Saturday, September 18, 2010


FOOT INSIDE LAMBETH PALACE - Pope Benedict XVI joined Archbishop of Canterbury Dr Rowan Williams for the highly-symbolic ecumenical service at Westminster Abbey. In what marked the first visit by any pope to the Abbey, the pontiff was presented to the Rev Dr Jane Hedges, canon steward of Westminster Abbey. The campaigner for women bishops joined a gathering of the Abbey’s chapter to greet the Pope as he arrived for the hour-long prayer service. Dr Hedges was also one of those leading prayers during the service, praying for the Queen, Government, elected representatives and community leaders. The introduction of women bishops in the Church of England, which moved a step closer this summer, has been opposed by the Vatican as a ‘‘break with apostolic tradition’’ and a ‘‘further obstacle’’ to any efforts at dialogue between the two churches. To add to the tensions, in July the Vatican listed the attempted ordination of a woman, just as sexual abuse of a child by a priest, as one of the gravest crimes for the Catholic Church.

Members of the 2,000-strong congregation started arriving at the Abbey hours before the service. Among their number were representatives from all churches in England, Scotland, Ireland and Wales. The Pope spoke of the need for Christians to talk about their faith even though society had become “increasingly indifferent or even hostile”, and also about the successful efforts to unite the Christian communities since the Edinburgh Conference’s appeal for Christian unity 100 years ago. “In a society which has become increasingly indifferent or even hostile to the Christian message, we are all the more compelled to give a joyful and convincing account of the hope that is within us and to present the Risen Lord as the response to the deepest questions and spiritual aspirations of the men and women of our time.”

The Ecumenial Celebration at Westminster Abbey "reminded of how greatly the Christian faith shaped the unity and culture of Europe and the heart and spirit of the English people," the Pope said. As Vaishnavas, we must mantain nice relationships with other religious people and always be lovingly and generously disposed towards all others.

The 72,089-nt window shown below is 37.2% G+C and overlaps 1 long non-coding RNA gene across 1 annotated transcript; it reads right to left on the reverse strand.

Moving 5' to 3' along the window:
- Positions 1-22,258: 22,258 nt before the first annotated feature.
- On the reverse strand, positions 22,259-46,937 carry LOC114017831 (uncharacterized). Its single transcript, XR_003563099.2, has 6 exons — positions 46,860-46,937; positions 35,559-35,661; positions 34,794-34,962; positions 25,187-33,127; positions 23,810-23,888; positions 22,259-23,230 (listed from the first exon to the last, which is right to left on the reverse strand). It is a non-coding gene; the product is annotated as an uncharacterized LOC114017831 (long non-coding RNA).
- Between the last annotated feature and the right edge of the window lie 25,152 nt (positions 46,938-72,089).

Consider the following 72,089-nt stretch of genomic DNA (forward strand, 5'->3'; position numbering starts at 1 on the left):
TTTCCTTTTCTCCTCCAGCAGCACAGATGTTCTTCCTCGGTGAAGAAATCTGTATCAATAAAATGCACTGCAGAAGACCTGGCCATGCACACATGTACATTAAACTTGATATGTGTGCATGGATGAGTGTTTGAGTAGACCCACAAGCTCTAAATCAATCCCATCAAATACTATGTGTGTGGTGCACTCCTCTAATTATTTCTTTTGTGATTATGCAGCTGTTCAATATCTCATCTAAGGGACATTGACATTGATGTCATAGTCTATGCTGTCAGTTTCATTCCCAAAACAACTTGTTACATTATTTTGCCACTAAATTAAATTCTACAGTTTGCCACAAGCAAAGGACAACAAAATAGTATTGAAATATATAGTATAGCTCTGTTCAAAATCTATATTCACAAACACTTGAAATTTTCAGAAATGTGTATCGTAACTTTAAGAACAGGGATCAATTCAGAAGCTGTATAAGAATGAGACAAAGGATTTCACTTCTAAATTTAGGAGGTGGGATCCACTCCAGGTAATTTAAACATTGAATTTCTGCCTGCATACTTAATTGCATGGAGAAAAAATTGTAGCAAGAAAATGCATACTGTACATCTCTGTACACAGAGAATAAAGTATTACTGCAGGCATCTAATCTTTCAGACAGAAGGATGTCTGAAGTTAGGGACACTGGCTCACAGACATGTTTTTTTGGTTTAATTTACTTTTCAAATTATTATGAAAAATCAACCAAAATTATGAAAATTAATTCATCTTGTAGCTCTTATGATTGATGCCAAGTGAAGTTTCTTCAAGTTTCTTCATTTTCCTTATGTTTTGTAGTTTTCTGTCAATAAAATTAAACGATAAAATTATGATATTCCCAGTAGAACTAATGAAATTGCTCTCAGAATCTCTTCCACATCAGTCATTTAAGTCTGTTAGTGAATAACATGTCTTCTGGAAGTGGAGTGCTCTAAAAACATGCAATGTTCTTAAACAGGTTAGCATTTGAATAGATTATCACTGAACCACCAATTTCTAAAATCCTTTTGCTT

The interreligious ecumenical development in the world is very positive. But it requires a lot of rethinking. For example, a big picture of devotees doing harināma was hanging in a Catholic monastery in Rome, showing their respect for the activities of the Vaishnavas. All these apparently open-minded approaches nevertheless, are interrupted by sectarian backlashes that easily get dangerous if we do not maintain very nice relationships with the other religions. ... The fact that today on interreligious forums the transcendental truth on Vaishnavism can be exposed and will be listened to by serious practitioners of other religions, is a revolutionary platform. Of course it also means that we must be ready to listen to their theological understandings. Practically there are interreligious forums all over the world now. It would be nice if the Vaishnavas make contact and participate in their functions ... needless to say, such devotees should be well prepared and unconditionally friendly.

Śrīla Bhakti Aloka Paramadvaiti Mahārāja :
“Vishva Vaishnava Raj Sabha - WVA”
“A Study about the Past, Present & Future of the World Vaishnava Association”
“What is the purpose of the Interreligious Communication Committee?”

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